4G is the fourth generation of broadband cellular network technology, succeeding 3G, and preceding 5G. A 4G system must provide capabilities defined by ITU in IMT Advanced. Potential and current applications include amended mobile web access, IP telephony, gaming services, high-definition mobile TV, video conferencing, and 3D television.
The first-release Long Term Evolution (LTE) standard was commercially deployed in Oslo, Norway, and Stockholm, Sweden in 2009, and has since been deployed throughout most parts of the world. It has, however, been debated whether first-release versions should be considered 4G LTE.
In March 1998, the International Telecommunications Union-Radio communications sector (ITU-R) specified a set of requirements for 4G standards, named the International Mobile Telecommunications Advanced (IMT-Advanced) specification, setting peak speed requirements for 4G service at 100 megabits per second (Mbit/s)(=12.5 megabytes per second) for high mobility communication (such as from trains and cars) and 1 gigabit per second (Gbit/s) for low mobility communication (such as pedestrians and stationary users).
Since the first-release versions of Mobile WiMAX and LTE support much less than 1 Gbit/s peak bit rate, they are not fully IMT-Advanced compliant, but are often branded 4G by service providers. According to operators, a generation of the network refers to the deployment of a new non-backward-compatible technology. On December 6, 2010, ITU-R recognized that these two technologies, as well as other beyond-3G technologies that do not fulfill the IMT-Advanced requirements, could nevertheless be considered "4G", provided they represent forerunners to IMT-Advanced compliant versions and "a substantial level of improvement in performance and capabilities with respect to the initial third generation systems now deployed".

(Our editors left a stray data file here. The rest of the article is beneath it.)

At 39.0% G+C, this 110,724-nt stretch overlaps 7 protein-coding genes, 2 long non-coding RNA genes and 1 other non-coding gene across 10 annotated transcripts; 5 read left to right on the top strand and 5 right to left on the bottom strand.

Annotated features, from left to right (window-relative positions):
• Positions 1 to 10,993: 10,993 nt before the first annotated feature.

Mobile WiMAX Release 2 (also known as WirelessMAN-Advanced or IEEE 802.16m) and LTE Advanced (LTE-A) are IMT-Advanced compliant backwards compatible versions of the above two systems, standardized during the spring 2011, and promising speeds in the order of 1 Gbit/s. Services were expected in 2013.[needs update]